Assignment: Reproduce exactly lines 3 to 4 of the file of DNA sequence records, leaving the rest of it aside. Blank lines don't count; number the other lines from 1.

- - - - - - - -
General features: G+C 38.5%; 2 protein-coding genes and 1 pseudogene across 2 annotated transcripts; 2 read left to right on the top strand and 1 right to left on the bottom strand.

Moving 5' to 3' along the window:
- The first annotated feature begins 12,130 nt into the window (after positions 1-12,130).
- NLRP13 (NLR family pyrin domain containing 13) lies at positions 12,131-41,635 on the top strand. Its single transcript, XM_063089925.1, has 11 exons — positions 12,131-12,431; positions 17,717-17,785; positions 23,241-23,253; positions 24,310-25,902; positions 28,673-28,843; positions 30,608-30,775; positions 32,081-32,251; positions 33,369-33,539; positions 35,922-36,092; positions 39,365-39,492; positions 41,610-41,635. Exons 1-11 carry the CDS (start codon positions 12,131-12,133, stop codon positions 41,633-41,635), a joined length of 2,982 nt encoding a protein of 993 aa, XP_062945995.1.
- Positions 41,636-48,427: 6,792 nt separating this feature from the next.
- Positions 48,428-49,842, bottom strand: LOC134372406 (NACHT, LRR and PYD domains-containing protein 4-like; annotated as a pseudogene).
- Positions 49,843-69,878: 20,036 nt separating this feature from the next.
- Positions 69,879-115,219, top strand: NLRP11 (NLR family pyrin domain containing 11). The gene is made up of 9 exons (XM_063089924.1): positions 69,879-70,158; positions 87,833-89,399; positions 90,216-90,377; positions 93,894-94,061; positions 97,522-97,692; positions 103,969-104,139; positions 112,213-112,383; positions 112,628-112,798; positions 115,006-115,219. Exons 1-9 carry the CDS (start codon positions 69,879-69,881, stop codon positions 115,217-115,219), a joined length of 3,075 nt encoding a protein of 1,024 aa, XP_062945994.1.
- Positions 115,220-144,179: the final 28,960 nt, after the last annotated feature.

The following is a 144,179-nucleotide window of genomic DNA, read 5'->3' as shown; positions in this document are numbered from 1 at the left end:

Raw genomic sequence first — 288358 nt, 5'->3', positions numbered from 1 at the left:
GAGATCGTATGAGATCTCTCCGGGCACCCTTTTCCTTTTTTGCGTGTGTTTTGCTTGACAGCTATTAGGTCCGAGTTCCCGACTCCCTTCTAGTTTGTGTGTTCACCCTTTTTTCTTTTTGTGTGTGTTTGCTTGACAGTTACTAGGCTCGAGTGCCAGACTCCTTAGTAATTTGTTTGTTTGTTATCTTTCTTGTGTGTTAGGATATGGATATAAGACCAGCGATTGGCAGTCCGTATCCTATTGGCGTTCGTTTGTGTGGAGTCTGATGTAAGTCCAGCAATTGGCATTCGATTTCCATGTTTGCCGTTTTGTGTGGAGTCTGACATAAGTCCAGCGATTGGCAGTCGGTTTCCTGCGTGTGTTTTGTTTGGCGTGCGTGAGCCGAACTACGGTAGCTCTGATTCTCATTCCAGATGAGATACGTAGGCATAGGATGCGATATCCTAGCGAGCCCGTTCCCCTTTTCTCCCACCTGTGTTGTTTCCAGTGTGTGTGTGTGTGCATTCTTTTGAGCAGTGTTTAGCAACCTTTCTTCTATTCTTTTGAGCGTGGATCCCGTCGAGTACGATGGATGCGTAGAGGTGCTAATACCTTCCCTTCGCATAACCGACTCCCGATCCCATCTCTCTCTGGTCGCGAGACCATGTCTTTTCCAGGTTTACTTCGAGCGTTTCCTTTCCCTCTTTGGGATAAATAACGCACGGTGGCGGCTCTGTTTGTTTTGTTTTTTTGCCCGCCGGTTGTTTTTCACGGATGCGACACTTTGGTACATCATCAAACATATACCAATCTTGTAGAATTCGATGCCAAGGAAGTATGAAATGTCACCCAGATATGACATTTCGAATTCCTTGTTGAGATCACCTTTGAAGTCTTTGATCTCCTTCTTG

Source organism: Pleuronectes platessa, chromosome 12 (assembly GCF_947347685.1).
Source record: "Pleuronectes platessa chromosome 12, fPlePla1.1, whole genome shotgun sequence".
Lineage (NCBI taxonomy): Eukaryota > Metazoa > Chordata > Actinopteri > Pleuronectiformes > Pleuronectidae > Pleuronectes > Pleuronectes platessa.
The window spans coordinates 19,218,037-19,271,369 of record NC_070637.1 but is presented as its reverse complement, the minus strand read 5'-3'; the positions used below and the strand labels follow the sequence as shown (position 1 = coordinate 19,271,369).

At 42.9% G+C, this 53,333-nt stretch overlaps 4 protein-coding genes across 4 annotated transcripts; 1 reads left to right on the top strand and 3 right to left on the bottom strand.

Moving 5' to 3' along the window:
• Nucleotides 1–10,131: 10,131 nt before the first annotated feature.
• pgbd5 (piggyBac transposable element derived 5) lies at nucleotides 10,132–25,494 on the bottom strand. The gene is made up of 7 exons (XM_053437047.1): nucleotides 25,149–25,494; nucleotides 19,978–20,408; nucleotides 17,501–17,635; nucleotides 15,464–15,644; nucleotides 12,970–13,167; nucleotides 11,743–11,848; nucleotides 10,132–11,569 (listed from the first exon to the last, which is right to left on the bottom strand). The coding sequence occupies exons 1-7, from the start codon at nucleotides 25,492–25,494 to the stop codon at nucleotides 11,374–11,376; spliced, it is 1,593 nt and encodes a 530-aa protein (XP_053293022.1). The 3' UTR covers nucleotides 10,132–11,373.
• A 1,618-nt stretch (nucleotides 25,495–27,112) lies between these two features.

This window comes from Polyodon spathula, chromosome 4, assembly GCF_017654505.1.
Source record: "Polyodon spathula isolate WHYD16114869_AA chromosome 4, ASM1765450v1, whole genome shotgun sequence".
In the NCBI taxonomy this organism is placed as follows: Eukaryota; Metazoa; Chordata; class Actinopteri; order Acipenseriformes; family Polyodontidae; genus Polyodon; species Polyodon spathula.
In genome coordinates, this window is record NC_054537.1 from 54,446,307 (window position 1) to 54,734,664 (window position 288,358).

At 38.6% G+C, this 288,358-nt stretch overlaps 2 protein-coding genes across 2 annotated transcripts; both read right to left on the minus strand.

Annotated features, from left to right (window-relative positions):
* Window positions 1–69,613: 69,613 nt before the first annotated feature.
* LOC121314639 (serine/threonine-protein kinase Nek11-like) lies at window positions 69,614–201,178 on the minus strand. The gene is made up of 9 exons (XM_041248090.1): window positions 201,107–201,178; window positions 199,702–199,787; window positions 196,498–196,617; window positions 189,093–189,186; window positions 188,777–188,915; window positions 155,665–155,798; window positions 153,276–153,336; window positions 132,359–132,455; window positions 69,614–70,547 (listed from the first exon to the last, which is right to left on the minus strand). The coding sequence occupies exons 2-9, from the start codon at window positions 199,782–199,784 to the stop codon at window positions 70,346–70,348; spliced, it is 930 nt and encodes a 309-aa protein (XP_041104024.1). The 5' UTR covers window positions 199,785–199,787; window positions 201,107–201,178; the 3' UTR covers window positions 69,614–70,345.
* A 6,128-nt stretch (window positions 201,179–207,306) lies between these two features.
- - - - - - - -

- The first annotated feature begins 12,130 nt into the window (after positions 1-12,130).
- NLRP13 (NLR family pyrin domain containing 13) lies at positions 12,131-41,635 on the top strand. Its single transcript, XM_063089925.1, has 11 exons — positions 12,131-12,431; positions 17,717-17,785; positions 23,241-23,253; positions 24,310-25,902; positions 28,673-28,843; positions 30,608-30,775; positions 32,081-32,251; positions 33,369-33,539; positions 35,922-36,092; positions 39,365-39,492; positions 41,610-41,635. Exons 1-11 carry the CDS (start codon positions 12,131-12,133, stop codon positions 41,633-41,635), a joined length of 2,982 nt encoding a protein of 993 aa, XP_062945995.1.